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Biochemistry. 2001 Nov 6;40(44):13201-8.

Delta-conotoxin structure/function through a cladistic analysis.

Author information

1
Department of Biology, University of Utah, Salt Lake City, Utah 84112, USA. bulaj@biology.utah.edu

Abstract

Delta-conotoxins are Conus peptides that inhibit inactivation of voltage-gated sodium channels. The suggestion that delta-conotoxins might be an essential component of the venoms of fish-hunting cone snails which rapidly immobilize their prey [Terlau, H., Shon, K., Grilley, M., Stocker, M., St├╝hmer, W., and Olivera, B. M. (1996) Nature 381, 148-151] has not been tested. On the basis of cDNA cloning, all of the fish-hunting Conus analyzed yielded at least one delta-conotoxin sequence. In addition, one delta-conotoxin isolated from the venom of Conus striatus had an amino acid sequence identical to that predicted from cDNA cloning. This new peptide exhibited properties of delta-conotoxins: it targeted sodium channels and potentiated action potentials by slowing channel inactivation. Homologous sequences of delta-conotoxins from two groups (clades) of related fish-hunting Conus species share consensus features but differ significantly from the two known delta-conotoxins from mollusc-hunting Conus venoms. Three large hydrophobic amino acids were conserved; analogues of the previously described delta-conotoxin PVIA with alanine substituted for the conserved amino acids F9 and I12 lost substantial biological activity. In contrast, both the T8A and K13A delta-conotoxin PVIA analogues, where substitutions were at nonconserved loci, proved to be biologically active. Taken together, our results indicate that a cladistic approach can identify amino acids critical for the activity of conotoxins and provide extensive information as to which amino acid substitutions can be made without significant functional consequences.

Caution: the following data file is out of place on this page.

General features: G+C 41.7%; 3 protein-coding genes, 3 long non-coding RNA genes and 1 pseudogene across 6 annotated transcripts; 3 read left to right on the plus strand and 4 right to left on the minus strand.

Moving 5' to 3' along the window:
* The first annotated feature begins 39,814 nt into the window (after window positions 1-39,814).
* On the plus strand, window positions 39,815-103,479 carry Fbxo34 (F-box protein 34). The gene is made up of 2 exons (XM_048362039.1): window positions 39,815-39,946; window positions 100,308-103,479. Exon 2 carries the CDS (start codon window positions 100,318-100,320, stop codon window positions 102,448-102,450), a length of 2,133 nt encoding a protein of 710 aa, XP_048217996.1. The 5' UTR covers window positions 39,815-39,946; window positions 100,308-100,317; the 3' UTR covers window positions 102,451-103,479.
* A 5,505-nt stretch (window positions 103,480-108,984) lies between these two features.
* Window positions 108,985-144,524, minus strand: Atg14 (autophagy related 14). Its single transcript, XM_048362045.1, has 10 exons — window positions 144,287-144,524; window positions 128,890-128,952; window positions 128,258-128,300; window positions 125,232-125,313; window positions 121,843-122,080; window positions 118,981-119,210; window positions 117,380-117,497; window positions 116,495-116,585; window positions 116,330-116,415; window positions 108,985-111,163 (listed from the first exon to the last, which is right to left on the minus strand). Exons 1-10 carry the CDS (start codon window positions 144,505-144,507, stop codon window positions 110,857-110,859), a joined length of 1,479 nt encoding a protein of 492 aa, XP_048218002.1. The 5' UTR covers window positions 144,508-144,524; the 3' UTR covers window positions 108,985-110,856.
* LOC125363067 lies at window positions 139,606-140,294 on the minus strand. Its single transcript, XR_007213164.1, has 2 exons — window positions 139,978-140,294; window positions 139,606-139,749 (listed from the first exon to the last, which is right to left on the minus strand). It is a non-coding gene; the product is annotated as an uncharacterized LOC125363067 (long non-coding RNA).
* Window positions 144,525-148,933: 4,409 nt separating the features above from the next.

PMID:
11683628
DOI:
10.1021/bi010683a
[Indexed for MEDLINE]

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